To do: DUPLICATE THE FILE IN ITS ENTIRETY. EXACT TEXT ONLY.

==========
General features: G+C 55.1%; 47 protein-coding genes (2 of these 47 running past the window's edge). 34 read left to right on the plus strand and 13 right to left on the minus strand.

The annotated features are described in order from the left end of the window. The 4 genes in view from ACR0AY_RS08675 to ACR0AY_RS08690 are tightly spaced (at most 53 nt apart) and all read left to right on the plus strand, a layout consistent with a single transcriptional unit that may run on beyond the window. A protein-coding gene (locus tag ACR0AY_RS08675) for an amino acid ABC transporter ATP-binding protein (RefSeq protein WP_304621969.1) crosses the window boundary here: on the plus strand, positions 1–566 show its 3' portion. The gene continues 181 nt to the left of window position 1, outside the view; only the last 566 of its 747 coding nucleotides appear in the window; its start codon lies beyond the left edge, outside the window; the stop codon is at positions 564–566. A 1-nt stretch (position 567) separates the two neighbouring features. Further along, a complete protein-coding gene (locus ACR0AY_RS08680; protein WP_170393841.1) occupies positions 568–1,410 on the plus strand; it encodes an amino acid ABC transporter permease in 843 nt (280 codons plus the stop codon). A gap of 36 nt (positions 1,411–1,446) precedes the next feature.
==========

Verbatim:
General features: G+C 55.1%; 47 protein-coding genes (2 of these 47 running past the window's edge). 34 read left to right on the plus strand and 13 right to left on the minus strand.

The annotated features are described in order from the left end of the window. The 4 genes in view from ACR0AY_RS08675 to ACR0AY_RS08690 are tightly spaced (at most 53 nt apart) and all read left to right on the plus strand, a layout consistent with a single transcriptional unit that may run on beyond the window. A protein-coding gene (locus tag ACR0AY_RS08675) for an amino acid ABC transporter ATP-binding protein (RefSeq protein WP_304621969.1) crosses the window boundary here: on the plus strand, positions 1–566 show its 3' portion. The gene continues 181 nt to the left of window position 1, outside the view; only the last 566 of its 747 coding nucleotides appear in the window; its start codon lies beyond the left edge, outside the window; the stop codon is at positions 564–566. A 1-nt stretch (position 567) separates the two neighbouring features. Further along, a complete protein-coding gene (locus ACR0AY_RS08680; protein WP_170393841.1) occupies positions 568–1,410 on the plus strand; it encodes an amino acid ABC transporter permease in 843 nt (280 codons plus the stop codon). A gap of 36 nt (positions 1,411–1,446) precedes the next feature.